Now that the beasts and gods of the superpowers' atomic arsenals have become familiar to the world -- the Poseidons and Titans, Bisons and Bears -- along comes another fearsome array: the Hades and Plutons and Chevalines of France and Britain.

The French and British nuclear arsenals have moved to center stage as potential stumbling blocks in U.S.-Soviet arms talks. Although relatively small, they are growing dramatically. And they are controlled by governments that do not view nuclear disarmament as inevitably desirable, the speeches of President Reagan and Soviet leader Mikhail Gorbachev notwithstanding.

"When people start talking about a world in which the nuclear umbrella would not exist, you get an awful lot of disagreement over whether that's a worthy objective," said one British official. "There are very few Europeans who could contemplate a world of no nuclear weapons -- certainly without a very radical change in what is happening in the conventional balance, the chemical balance and political relations in general."

Because superpower arms talks in Geneva appear deadlocked on the issue of longer-range nuclear missiles and space weapons, most hopes for a treaty breakthrough have focused on intermediate-range forces (INF). But Paul H. Nitze, special adviser to the president on arms issues, underscored the obstacles the European arsenals pose when he said yesterday that a recent Soviet proposal to limit intermediate-range nuclear missiles contained "unacceptable conditions" by demanding restrictions on the British and French arsenals.

Both nations are in the process of "modernizing" their nuclear forces, which means fielding greater numbers of increasingly accurate warheads. Both describe their programs as responses to the Soviet Union's construction more than a decade ago of missile defenses around Moscow. France is even developing a "stealth" warhead to evade future Soviet defenses.

By the mid-1990s, the combined force of the two nations will total more than 2,000 warheads, according to current projections, more than double their current arsenals. The Soviet Union and United States have about 50,000 warheads, while China, the fifth acknowledged member of the nuclear club, is believed to have about 300.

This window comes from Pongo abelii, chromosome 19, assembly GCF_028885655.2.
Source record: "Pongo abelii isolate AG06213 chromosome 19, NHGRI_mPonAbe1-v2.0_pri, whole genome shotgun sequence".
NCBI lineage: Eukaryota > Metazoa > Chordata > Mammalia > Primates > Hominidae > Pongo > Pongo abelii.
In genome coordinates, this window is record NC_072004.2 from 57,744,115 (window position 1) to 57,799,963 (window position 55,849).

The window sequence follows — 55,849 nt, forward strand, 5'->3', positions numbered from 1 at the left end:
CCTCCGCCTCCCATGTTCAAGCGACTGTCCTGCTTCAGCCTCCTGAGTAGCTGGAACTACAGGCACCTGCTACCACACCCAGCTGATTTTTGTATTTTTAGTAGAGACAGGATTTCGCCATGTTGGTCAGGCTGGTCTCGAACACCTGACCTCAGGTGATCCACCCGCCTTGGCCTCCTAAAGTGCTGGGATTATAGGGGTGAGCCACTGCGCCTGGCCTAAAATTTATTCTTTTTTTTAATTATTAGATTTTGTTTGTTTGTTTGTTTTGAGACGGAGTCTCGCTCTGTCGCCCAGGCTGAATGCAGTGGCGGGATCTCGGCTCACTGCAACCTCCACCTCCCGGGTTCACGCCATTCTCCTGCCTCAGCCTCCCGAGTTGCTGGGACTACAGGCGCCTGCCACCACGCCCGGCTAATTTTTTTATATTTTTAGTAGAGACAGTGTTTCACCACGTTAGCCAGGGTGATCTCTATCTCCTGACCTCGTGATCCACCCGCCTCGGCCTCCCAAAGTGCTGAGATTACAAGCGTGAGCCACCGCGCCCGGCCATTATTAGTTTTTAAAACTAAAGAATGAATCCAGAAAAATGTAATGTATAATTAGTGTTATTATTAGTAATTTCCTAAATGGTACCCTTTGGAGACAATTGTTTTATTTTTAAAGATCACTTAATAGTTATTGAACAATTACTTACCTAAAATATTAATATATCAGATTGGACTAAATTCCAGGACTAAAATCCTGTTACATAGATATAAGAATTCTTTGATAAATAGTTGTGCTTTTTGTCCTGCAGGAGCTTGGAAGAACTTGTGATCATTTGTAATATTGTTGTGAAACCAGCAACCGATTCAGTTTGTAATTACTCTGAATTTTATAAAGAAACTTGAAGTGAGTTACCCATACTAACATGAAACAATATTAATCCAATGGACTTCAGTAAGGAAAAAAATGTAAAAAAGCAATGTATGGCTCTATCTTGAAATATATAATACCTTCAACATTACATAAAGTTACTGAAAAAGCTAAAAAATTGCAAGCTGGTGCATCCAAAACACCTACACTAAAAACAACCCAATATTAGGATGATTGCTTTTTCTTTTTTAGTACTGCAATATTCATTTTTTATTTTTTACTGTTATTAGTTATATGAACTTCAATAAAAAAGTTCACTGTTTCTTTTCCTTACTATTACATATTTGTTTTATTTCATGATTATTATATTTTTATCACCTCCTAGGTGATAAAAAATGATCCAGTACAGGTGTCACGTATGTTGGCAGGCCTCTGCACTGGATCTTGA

The French and British modernization programs, controversial in Britain and less so in France, have regained world attention because of an apparent flexibility in Soviet bargaining position. The Soviets formerly insisted that all western forces be essentially lumped together, but Gorbachev recently said that he would accept parity with U.S. intermediate-range missiles in Europe as long as France and Britain agree to a "freeze."

That apparent compromise has caused consternation in Paris and London, where officials fear it could increase the pressure on them to scrap or trim their modernization plans.

Reagan told Gorbachev that the United States could not negotiate on behalf of other nations, a slightly less emphatic response than the flat rejection the British sought. While some State Department officials hint that perhaps the British should be more explicit about the conditions that might lead them to disarm, Defense Department officials -- generally the bureaucrats least open to arms control compromise -- have embraced the French and British cause with enthusiasm, according to U.S. officials.

"We would not as Americans presume to make decisions on behalf of our allies," said Richard N. Perle, assistant secretary of defense, restating what has long been U.S. policy.

Perle added that the Soviet offer "is in fact an effort to assure there is no agreement," but that the Soviets perceive the British and French freeze as "a favorable issue in terms of international relations."

British and French officials said they do not know whether Gorbachev's "freeze" would prevent any modernization or only cap their arsenals at current levels. "We have not sought to find out; we don't want to engage in discussion on that," a French official said.

By either definition, a freeze would disrupt current plans. The French, who spend about one-third of their procurement budget on nuclear weapons, are planning to outfit six submarines with 96 missiles carrying six warheads each, replacing their single-warhead weapons; to replace the land-based Pluton with Hades, which unlike its predecessor will be able to reach targets beyond West Germany in eastern Europe; to buy a force of Mirage 2000 jets equipped with short-range nuclear missiles, and to improve its ground- and space-based nuclear command capabilities.

In addition, the French are developing a neutron warhead, which may be deployed, and a mobile land-based missile similar to the proposed U.S. Midgetman.

"We are not aiming at nuclear superiority," one French official joked, before adding seriously, "The French don't like the zero option."

The British navy is also building a new submarine force: four boats equipped with 16 Trident missiles that will probably each carry eight, separately targeted warheads. Nuclear bombs will be carried by new Tornado jets.

Although officials in all three countries acknowledge that nuclear war plans would be coordinated, particularly between Britain and the United States, they also insist that France and Britain should keep an "independent deterrent."

Opposition politicians in Britain argue that Trident is not worth the cost, but the Conservative government is committed.